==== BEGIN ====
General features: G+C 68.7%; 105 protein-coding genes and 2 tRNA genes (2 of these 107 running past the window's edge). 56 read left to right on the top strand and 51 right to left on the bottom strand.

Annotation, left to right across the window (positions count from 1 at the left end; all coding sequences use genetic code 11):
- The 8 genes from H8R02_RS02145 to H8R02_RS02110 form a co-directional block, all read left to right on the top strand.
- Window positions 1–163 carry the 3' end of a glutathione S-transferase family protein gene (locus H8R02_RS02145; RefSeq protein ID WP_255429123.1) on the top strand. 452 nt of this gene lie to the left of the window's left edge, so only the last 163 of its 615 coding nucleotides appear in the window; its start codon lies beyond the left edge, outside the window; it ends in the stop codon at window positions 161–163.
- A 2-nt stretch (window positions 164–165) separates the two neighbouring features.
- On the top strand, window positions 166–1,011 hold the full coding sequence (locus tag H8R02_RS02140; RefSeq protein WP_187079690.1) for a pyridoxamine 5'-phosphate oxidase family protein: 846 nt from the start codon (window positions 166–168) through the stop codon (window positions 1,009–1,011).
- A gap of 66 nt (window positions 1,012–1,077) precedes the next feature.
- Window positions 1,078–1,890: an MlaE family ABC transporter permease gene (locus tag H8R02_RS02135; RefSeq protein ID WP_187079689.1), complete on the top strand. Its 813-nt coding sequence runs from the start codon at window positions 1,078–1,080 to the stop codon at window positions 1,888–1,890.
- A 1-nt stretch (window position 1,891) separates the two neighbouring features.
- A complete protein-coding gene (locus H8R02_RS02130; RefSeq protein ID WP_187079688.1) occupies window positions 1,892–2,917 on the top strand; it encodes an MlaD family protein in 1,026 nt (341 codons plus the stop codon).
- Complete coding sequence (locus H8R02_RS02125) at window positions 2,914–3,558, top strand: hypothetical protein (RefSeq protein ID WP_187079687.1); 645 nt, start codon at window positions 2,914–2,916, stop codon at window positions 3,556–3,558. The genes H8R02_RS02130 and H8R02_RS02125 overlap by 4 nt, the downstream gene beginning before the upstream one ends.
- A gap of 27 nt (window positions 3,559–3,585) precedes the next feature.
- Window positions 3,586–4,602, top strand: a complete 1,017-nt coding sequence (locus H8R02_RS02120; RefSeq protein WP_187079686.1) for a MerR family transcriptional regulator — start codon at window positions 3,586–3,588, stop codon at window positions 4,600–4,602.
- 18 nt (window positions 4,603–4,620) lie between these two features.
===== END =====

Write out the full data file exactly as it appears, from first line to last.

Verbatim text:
General features: G+C 68.7%; 105 protein-coding genes and 2 tRNA genes (2 of these 107 running past the window's edge). 56 read left to right on the top strand and 51 right to left on the bottom strand.

Annotation, left to right across the window (positions count from 1 at the left end; all coding sequences use genetic code 11):
- The 8 genes from H8R02_RS02145 to H8R02_RS02110 form a co-directional block, all read left to right on the top strand.
- Window positions 1–163 carry the 3' end of a glutathione S-transferase family protein gene (locus H8R02_RS02145; RefSeq protein ID WP_255429123.1) on the top strand. 452 nt of this gene lie to the left of the window's left edge, so only the last 163 of its 615 coding nucleotides appear in the window; its start codon lies beyond the left edge, outside the window; it ends in the stop codon at window positions 161–163.
- A 2-nt stretch (window positions 164–165) separates the two neighbouring features.
- On the top strand, window positions 166–1,011 hold the full coding sequence (locus tag H8R02_RS02140; RefSeq protein WP_187079690.1) for a pyridoxamine 5'-phosphate oxidase family protein: 846 nt from the start codon (window positions 166–168) through the stop codon (window positions 1,009–1,011).
- A gap of 66 nt (window positions 1,012–1,077) precedes the next feature.
- Window positions 1,078–1,890: an MlaE family ABC transporter permease gene (locus tag H8R02_RS02135; RefSeq protein ID WP_187079689.1), complete on the top strand. Its 813-nt coding sequence runs from the start codon at window positions 1,078–1,080 to the stop codon at window positions 1,888–1,890.
- A 1-nt stretch (window position 1,891) separates the two neighbouring features.
- A complete protein-coding gene (locus H8R02_RS02130; RefSeq protein ID WP_187079688.1) occupies window positions 1,892–2,917 on the top strand; it encodes an MlaD family protein in 1,026 nt (341 codons plus the stop codon).
- Complete coding sequence (locus H8R02_RS02125) at window positions 2,914–3,558, top strand: hypothetical protein (RefSeq protein ID WP_187079687.1); 645 nt, start codon at window positions 2,914–2,916, stop codon at window positions 3,556–3,558. The genes H8R02_RS02130 and H8R02_RS02125 overlap by 4 nt, the downstream gene beginning before the upstream one ends.
- A gap of 27 nt (window positions 3,559–3,585) precedes the next feature.
- Window positions 3,586–4,602, top strand: a complete 1,017-nt coding sequence (locus H8R02_RS02120; RefSeq protein WP_187079686.1) for a MerR family transcriptional regulator — start codon at window positions 3,586–3,588, stop codon at window positions 4,600–4,602.
- 18 nt (window positions 4,603–4,620) lie between these two features.